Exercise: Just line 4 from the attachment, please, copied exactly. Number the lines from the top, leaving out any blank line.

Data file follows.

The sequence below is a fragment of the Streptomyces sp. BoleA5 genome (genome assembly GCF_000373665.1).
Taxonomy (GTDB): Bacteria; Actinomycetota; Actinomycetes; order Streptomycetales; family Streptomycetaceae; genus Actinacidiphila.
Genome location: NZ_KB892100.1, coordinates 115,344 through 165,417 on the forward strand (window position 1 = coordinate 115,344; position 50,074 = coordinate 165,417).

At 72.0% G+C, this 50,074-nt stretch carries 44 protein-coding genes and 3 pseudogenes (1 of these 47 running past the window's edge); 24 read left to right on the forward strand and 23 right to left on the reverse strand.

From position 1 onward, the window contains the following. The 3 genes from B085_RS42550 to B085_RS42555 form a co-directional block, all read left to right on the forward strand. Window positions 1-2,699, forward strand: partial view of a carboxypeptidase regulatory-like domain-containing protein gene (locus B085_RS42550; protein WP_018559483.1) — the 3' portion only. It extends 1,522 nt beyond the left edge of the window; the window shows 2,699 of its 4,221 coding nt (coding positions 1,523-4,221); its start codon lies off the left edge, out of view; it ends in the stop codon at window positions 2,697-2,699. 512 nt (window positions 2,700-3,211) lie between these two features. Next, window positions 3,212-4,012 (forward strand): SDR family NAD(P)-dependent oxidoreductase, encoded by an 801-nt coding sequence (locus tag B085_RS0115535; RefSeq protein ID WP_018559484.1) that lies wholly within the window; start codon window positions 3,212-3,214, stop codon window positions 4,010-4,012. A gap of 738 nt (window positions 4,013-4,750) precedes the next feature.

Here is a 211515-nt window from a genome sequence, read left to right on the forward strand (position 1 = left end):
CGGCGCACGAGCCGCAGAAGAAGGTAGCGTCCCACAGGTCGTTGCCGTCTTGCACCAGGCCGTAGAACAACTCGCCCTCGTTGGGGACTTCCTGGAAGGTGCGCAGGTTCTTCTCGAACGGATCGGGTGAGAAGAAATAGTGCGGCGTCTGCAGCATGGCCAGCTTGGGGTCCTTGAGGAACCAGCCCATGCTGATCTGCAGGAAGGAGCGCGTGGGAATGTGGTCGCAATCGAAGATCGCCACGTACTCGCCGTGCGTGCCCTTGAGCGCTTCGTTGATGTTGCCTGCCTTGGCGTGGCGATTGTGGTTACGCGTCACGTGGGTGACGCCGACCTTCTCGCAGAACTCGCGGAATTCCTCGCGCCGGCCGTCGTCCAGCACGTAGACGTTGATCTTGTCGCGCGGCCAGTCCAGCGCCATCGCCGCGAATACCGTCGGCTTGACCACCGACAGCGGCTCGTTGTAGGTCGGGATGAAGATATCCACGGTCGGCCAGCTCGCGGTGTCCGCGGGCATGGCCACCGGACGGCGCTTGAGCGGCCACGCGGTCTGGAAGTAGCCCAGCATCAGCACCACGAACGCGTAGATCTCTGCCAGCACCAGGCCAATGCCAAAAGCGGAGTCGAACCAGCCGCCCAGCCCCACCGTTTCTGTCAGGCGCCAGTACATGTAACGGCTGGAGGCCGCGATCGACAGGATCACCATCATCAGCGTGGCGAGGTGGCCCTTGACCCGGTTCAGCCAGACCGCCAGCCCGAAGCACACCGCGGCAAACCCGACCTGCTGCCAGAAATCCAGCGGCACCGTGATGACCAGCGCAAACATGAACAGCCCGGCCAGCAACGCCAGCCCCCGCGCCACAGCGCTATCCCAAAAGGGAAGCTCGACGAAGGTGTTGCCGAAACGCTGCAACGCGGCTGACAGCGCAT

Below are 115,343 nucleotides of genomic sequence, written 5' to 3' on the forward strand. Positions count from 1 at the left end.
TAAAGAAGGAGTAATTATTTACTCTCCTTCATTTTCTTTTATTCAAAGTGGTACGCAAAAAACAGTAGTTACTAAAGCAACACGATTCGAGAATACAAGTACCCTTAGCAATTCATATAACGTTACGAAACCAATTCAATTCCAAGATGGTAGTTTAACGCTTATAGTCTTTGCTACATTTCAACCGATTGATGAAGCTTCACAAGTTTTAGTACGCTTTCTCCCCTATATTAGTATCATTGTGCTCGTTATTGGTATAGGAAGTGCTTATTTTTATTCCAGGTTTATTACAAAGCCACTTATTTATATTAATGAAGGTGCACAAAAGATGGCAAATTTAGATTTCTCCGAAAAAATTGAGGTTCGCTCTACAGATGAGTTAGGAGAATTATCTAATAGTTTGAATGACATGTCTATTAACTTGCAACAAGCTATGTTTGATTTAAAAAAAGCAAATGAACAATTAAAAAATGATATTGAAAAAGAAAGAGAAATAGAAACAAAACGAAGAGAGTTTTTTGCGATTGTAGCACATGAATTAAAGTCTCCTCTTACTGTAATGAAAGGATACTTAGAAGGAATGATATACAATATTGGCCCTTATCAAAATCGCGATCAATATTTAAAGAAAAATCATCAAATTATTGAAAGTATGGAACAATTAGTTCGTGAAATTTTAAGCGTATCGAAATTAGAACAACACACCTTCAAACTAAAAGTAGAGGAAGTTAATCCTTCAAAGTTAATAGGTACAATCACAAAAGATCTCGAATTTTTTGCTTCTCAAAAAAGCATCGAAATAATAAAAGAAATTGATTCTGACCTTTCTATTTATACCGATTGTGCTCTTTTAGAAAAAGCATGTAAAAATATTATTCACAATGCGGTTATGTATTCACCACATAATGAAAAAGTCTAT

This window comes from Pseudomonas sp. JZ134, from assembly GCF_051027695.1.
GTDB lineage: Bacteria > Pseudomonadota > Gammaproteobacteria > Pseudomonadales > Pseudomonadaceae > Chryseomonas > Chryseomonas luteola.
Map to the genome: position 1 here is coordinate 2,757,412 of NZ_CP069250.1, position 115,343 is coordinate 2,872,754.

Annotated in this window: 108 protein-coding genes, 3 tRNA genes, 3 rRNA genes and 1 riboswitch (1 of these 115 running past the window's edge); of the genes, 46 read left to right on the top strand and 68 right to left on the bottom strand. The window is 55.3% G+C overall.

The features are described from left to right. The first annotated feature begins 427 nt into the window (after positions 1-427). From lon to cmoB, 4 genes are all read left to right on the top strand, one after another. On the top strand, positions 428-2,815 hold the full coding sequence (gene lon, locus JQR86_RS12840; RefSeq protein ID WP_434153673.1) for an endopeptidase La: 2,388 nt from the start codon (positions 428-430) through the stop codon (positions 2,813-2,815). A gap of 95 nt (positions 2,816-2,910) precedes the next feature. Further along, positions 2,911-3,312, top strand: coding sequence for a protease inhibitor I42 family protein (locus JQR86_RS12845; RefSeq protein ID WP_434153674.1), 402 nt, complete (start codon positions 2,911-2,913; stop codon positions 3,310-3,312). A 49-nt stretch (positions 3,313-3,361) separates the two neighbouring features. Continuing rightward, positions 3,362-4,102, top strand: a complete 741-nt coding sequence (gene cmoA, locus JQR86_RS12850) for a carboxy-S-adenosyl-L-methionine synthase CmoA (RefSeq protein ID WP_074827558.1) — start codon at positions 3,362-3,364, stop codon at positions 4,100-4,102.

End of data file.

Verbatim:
At 72.0% G+C, this 50,074-nt stretch carries 44 protein-coding genes and 3 pseudogenes (1 of these 47 running past the window's edge); 24 read left to right on the forward strand and 23 right to left on the reverse strand.